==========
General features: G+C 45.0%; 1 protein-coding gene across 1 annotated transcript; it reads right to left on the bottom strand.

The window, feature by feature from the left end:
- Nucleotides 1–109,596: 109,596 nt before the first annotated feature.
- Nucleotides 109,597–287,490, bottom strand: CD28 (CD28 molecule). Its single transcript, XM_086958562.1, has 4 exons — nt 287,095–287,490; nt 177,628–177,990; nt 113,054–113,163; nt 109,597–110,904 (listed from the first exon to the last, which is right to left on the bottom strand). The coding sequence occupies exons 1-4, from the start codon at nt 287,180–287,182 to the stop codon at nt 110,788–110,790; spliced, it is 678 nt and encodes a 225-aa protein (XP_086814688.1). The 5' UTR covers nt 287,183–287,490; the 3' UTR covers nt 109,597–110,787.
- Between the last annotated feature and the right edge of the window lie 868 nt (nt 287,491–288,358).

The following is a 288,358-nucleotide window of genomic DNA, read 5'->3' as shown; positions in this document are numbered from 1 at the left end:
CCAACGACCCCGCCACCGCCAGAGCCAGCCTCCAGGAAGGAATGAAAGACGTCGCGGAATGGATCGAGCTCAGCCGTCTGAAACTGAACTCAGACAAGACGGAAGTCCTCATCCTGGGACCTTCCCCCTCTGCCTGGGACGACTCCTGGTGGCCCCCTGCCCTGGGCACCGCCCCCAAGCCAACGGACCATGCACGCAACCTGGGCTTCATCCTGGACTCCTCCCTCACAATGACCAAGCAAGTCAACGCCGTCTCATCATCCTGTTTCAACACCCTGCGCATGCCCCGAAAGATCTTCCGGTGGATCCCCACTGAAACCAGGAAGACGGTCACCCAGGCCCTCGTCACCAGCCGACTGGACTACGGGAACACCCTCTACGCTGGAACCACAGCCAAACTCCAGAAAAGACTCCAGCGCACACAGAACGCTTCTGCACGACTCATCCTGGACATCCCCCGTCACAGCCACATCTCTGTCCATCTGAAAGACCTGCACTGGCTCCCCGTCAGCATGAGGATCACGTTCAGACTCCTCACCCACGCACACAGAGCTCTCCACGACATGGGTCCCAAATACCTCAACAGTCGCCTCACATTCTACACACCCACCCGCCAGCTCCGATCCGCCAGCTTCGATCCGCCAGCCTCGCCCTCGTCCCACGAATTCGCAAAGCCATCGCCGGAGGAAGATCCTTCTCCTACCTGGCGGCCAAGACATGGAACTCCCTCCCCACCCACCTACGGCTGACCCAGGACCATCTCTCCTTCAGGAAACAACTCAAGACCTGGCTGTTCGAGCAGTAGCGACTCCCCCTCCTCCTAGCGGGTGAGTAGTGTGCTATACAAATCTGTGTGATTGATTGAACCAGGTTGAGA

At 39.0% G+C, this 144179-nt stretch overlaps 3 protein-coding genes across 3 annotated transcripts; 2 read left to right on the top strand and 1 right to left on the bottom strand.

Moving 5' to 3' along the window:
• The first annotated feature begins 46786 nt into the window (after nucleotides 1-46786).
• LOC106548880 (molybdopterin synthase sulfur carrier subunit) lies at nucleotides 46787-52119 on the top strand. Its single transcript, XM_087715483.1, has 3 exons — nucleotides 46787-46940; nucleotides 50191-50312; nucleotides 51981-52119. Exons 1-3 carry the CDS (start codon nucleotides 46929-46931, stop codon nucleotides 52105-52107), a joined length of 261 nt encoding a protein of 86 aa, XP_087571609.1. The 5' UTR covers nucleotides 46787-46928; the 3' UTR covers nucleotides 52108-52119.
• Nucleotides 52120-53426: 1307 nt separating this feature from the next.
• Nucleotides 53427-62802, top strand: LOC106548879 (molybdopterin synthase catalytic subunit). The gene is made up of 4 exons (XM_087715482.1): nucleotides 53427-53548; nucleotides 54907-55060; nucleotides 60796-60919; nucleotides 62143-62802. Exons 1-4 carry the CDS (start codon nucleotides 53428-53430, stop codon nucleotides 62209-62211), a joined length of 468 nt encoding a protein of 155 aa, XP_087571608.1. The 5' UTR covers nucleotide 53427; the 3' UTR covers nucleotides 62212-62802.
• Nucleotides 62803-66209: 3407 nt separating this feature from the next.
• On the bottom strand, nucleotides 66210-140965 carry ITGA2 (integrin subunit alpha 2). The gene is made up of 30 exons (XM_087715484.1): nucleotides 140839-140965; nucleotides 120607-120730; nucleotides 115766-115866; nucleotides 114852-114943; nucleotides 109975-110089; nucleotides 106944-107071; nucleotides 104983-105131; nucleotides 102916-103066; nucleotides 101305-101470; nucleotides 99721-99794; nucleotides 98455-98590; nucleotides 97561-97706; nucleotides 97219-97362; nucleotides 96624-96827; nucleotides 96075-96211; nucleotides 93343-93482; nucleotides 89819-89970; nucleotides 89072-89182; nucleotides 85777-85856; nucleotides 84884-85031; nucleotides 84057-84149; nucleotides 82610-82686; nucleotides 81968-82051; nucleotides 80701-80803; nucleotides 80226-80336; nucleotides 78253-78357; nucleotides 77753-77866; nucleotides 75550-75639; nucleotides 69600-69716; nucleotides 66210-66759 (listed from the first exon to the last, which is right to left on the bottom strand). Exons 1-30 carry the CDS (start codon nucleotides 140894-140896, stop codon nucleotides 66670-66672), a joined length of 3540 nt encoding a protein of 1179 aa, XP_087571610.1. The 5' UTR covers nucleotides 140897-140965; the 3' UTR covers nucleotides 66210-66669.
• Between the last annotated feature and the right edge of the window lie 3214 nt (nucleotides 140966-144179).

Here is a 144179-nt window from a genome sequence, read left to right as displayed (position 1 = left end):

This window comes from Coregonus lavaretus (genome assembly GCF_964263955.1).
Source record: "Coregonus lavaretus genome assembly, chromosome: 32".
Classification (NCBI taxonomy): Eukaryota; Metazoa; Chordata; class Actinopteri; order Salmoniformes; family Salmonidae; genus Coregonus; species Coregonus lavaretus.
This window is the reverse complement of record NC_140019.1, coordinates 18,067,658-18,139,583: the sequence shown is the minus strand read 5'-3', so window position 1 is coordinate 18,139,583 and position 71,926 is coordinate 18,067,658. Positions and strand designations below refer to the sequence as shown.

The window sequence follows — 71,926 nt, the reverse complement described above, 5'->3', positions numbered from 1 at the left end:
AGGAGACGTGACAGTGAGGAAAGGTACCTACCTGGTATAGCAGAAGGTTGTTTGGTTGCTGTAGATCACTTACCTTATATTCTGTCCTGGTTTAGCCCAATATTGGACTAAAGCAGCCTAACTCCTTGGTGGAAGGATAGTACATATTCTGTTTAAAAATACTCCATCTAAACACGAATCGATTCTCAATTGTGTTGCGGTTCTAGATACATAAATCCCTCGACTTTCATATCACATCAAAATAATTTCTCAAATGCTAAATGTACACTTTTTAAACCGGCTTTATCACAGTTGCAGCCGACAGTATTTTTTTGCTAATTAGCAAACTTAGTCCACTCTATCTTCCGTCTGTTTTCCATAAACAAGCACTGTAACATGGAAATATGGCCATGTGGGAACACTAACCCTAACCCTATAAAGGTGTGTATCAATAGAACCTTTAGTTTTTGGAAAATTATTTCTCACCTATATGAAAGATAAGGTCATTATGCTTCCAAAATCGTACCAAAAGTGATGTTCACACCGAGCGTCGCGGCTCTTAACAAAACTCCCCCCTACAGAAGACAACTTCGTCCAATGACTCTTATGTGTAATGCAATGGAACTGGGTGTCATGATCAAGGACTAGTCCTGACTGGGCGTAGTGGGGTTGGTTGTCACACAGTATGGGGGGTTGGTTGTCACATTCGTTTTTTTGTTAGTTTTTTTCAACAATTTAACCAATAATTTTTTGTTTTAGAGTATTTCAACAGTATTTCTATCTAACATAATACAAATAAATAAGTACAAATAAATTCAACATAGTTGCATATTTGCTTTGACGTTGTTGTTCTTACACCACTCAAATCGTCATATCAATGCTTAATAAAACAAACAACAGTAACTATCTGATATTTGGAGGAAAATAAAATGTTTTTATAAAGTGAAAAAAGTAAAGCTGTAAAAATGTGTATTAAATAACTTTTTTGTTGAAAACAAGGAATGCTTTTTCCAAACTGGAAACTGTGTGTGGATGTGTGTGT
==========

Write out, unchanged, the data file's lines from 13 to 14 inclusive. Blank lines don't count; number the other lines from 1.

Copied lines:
• Nucleotides 53427-62802, top strand: LOC106548879 (molybdopterin synthase catalytic subunit). The gene is made up of 4 exons (XM_087715482.1): nucleotides 53427-53548; nucleotides 54907-55060; nucleotides 60796-60919; nucleotides 62143-62802. Exons 1-4 carry the CDS (start codon nucleotides 53428-53430, stop codon nucleotides 62209-62211), a joined length of 468 nt encoding a protein of 155 aa, XP_087571608.1. The 5' UTR covers nucleotide 53427; the 3' UTR covers nucleotides 62212-62802.
• Nucleotides 62803-66209: 3407 nt separating this feature from the next.